The Environmental Protection Agency has released a public statement saying that it will not revise the previous GHG permitting thresholds under the Clean Air Act. This ruling would retain the focus on large emitters, which account for nearly 70% of the total GHG emissions from stationary sources. Smaller sources will not be required to complete GHG emission inventories, although some may decide to submit voluntary GHG reports.
From the EPA press release:
“Today’s final rule affirms that new facilities with GHG emissions of at least 100,000 tons per year (tpy) carbon dioxide equivalent (CO2e) will continue to be required to obtain Prevention of Significant Deterioration (PSD) permits. Existing facilities that emit 100,000 tpy of CO2e and make changes increasing the GHG emissions by at least 75,000 tpy of CO2e, must also obtain PSD permits. Facilities that must obtain a PSD permit, to include other regulated pollutants, must also address GHG emission increases of 75,000 tpy or more of CO2e. New and existing sources with GHG emissions above 100,000 tpy CO2e must also obtain operating permits.
EPA’s GHG permitting program follows the same Clean Air Act process that states and industry have followed for decades to help ensure that new or modified facilities are meeting requirements to protect air quality and public health from harmful pollutants. As of May 21, 2012, EPA and state permitting authorities have issued 44 PSD permits addressing GHG emissions. These permits have required new facilities, and existing facilities that make major modifications, to implement energy efficiency measures to reduce their GHG emissions.“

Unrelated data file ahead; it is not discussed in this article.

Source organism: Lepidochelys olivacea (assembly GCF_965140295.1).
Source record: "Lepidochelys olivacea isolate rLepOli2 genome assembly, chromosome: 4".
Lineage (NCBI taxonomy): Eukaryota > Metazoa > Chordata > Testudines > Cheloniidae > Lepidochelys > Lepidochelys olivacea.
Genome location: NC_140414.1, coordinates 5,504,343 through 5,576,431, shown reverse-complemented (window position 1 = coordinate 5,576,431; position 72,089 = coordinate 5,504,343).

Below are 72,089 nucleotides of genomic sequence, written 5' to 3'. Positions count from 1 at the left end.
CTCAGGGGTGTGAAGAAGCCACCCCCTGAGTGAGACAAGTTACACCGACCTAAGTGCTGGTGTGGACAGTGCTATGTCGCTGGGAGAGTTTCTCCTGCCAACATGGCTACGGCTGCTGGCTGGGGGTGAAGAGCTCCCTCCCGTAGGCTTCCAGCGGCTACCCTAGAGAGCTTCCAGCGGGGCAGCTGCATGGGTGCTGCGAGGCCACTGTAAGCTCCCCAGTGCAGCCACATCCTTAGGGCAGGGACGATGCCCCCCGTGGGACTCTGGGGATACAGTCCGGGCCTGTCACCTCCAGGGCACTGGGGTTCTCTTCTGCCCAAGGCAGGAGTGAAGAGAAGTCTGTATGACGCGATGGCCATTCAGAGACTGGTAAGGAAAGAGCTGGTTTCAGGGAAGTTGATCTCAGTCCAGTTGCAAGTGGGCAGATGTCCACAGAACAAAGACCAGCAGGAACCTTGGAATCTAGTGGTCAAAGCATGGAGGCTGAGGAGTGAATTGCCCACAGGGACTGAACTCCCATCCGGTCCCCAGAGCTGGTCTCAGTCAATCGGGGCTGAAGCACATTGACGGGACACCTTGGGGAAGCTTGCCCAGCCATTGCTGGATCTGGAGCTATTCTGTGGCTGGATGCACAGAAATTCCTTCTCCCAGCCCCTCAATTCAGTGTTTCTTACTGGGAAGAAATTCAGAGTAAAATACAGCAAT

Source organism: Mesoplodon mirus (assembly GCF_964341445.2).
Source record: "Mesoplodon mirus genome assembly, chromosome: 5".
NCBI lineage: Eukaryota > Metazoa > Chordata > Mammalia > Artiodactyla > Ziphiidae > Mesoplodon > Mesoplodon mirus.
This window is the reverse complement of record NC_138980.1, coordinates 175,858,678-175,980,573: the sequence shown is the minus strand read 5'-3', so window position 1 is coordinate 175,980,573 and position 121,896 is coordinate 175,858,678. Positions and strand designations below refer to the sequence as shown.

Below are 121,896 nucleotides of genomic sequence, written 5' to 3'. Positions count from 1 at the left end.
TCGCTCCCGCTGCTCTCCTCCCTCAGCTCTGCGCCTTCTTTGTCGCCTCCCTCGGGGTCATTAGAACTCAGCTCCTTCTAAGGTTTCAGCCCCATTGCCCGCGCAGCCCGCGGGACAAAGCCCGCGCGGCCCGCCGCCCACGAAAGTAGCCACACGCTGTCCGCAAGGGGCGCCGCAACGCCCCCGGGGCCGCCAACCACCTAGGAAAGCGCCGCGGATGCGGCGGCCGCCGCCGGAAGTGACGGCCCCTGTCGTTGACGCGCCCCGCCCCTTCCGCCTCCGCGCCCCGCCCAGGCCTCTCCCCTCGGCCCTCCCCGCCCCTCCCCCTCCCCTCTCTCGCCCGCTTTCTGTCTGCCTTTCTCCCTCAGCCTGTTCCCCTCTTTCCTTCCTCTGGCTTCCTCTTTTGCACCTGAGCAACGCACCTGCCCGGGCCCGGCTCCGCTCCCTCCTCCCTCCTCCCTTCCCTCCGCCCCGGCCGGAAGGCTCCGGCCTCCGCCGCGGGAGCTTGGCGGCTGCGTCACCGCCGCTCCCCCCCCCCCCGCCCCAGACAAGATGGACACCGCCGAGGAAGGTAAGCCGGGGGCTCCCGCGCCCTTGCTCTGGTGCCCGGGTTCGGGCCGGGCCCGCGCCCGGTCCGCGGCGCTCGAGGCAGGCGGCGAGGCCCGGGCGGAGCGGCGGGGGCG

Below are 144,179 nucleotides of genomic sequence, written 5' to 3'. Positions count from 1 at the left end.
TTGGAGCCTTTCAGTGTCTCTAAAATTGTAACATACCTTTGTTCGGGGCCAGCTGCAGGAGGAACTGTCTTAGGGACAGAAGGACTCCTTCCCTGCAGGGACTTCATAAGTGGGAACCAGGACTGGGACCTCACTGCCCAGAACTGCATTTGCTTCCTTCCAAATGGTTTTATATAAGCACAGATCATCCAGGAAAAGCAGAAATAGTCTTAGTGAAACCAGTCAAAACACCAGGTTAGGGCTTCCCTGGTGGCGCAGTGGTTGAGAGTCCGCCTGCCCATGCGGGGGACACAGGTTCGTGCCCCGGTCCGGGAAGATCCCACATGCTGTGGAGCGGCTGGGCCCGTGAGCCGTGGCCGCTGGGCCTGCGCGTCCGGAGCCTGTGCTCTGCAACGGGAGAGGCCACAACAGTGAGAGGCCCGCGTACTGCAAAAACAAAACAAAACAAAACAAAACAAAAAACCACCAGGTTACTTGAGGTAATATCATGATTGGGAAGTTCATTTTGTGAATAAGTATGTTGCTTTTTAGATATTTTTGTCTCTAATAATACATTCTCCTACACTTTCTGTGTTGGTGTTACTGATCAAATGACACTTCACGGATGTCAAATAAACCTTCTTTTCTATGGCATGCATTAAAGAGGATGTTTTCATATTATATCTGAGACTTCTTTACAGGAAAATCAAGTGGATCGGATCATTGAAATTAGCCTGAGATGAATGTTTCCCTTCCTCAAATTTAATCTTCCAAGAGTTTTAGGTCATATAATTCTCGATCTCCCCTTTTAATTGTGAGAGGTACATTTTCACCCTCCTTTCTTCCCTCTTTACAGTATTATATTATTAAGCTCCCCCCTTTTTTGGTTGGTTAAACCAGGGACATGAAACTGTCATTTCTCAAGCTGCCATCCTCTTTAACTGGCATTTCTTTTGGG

The GHG Tailoring Rule addresses six greenhouse gases: carbon dioxide (CO2), methane (CH4), nitrous oxide (NO2), hydrofluorocarbons (HFCs), perfluorocarbons (PFCs), and sulfur hexafluoride (SF6).
Greenhouse Gas reporting is still a hot topic for air emissions management, and even though smaller facilities are exempt from the final GHG Tailoring Rule, many business owners are choosing to get on board with voluntary GHG reporting and carbon footprint accounting.
And with the growing popularity of sustainability reporting, tracking your GHG emissions is a sound investment, for any business - large or small - that is serious about its environmental performance.
To read the EPA’s fact sheet about the final GHG Tailoring Rule, click here.
(Image credit: CECAR - Climate and Ecosystems Change Adaption R)